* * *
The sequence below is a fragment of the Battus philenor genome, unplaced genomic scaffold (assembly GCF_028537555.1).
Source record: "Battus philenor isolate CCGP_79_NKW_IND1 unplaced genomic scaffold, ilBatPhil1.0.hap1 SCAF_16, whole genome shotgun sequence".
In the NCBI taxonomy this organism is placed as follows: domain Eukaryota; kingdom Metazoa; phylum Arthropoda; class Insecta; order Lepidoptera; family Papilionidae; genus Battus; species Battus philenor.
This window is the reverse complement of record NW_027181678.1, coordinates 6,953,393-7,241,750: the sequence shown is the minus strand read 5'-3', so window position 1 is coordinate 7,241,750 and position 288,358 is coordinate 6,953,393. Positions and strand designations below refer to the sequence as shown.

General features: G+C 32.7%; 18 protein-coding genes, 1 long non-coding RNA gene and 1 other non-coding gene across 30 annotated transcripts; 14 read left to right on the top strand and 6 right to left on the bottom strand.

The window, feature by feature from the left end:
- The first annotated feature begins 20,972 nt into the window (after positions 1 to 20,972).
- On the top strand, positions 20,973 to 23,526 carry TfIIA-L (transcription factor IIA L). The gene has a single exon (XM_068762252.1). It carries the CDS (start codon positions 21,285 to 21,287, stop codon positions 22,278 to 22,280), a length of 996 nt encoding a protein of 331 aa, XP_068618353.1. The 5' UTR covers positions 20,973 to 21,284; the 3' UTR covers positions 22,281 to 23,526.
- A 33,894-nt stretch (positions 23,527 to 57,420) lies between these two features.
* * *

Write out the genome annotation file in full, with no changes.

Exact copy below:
The sequence below is a fragment of the Battus philenor genome, unplaced genomic scaffold (assembly GCF_028537555.1).
Source record: "Battus philenor isolate CCGP_79_NKW_IND1 unplaced genomic scaffold, ilBatPhil1.0.hap1 SCAF_16, whole genome shotgun sequence".
In the NCBI taxonomy this organism is placed as follows: domain Eukaryota; kingdom Metazoa; phylum Arthropoda; class Insecta; order Lepidoptera; family Papilionidae; genus Battus; species Battus philenor.
This window is the reverse complement of record NW_027181678.1, coordinates 6,953,393-7,241,750: the sequence shown is the minus strand read 5'-3', so window position 1 is coordinate 7,241,750 and position 288,358 is coordinate 6,953,393. Positions and strand designations below refer to the sequence as shown.

General features: G+C 32.7%; 18 protein-coding genes, 1 long non-coding RNA gene and 1 other non-coding gene across 30 annotated transcripts; 14 read left to right on the top strand and 6 right to left on the bottom strand.

The window, feature by feature from the left end:
- The first annotated feature begins 20,972 nt into the window (after positions 1 to 20,972).
- On the top strand, positions 20,973 to 23,526 carry TfIIA-L (transcription factor IIA L). The gene has a single exon (XM_068762252.1). It carries the CDS (start codon positions 21,285 to 21,287, stop codon positions 22,278 to 22,280), a length of 996 nt encoding a protein of 331 aa, XP_068618353.1. The 5' UTR covers positions 20,973 to 21,284; the 3' UTR covers positions 22,281 to 23,526.
- A 33,894-nt stretch (positions 23,527 to 57,420) lies between these two features.